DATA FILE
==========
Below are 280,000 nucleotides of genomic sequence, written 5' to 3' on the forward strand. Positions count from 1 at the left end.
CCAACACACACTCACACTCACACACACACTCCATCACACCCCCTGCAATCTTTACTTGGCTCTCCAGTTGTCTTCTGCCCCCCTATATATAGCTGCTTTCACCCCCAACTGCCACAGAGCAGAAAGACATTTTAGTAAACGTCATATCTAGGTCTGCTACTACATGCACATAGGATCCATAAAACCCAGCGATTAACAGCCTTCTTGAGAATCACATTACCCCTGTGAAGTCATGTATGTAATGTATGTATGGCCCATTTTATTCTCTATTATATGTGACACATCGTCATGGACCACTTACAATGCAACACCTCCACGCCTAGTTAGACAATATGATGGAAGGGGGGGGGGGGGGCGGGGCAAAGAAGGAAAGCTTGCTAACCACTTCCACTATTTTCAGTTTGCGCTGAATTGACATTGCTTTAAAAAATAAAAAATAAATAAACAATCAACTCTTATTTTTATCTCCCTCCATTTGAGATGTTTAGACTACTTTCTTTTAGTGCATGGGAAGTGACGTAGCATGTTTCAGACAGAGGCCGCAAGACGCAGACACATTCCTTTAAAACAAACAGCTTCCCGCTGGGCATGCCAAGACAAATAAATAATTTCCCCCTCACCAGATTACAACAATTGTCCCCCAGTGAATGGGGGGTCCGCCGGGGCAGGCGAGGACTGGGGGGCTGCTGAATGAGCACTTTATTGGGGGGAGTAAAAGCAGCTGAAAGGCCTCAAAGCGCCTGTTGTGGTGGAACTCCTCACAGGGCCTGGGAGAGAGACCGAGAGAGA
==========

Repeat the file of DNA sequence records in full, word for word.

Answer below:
Below are 280,000 nucleotides of genomic sequence, written 5' to 3' on the forward strand. Positions count from 1 at the left end.
CCAACACACACTCACACTCACACACACACTCCATCACACCCCCTGCAATCTTTACTTGGCTCTCCAGTTGTCTTCTGCCCCCCTATATATAGCTGCTTTCACCCCCAACTGCCACAGAGCAGAAAGACATTTTAGTAAACGTCATATCTAGGTCTGCTACTACATGCACATAGGATCCATAAAACCCAGCGATTAACAGCCTTCTTGAGAATCACATTACCCCTGTGAAGTCATGTATGTAATGTATGTATGGCCCATTTTATTCTCTATTATATGTGACACATCGTCATGGACCACTTACAATGCAACACCTCCACGCCTAGTTAGACAATATGATGGAAGGGGGGGGGGGGGGCGGGGCAAAGAAGGAAAGCTTGCTAACCACTTCCACTATTTTCAGTTTGCGCTGAATTGACATTGCTTTAAAAAATAAAAAATAAATAAACAATCAACTCTTATTTTTATCTCCCTCCATTTGAGATGTTTAGACTACTTTCTTTTAGTGCATGGGAAGTGACGTAGCATGTTTCAGACAGAGGCCGCAAGACGCAGACACATTCCTTTAAAACAAACAGCTTCCCGCTGGGCATGCCAAGACAAATAAATAATTTCCCCCTCACCAGATTACAACAATTGTCCCCCAGTGAATGGGGGGTCCGCCGGGGCAGGCGAGGACTGGGGGGCTGCTGAATGAGCACTTTATTGGGGGGAGTAAAAGCAGCTGAAAGGCCTCAAAGCGCCTGTTGTGGTGGAACTCCTCACAGGGCCTGGGAGAGAGACCGAGAGAGA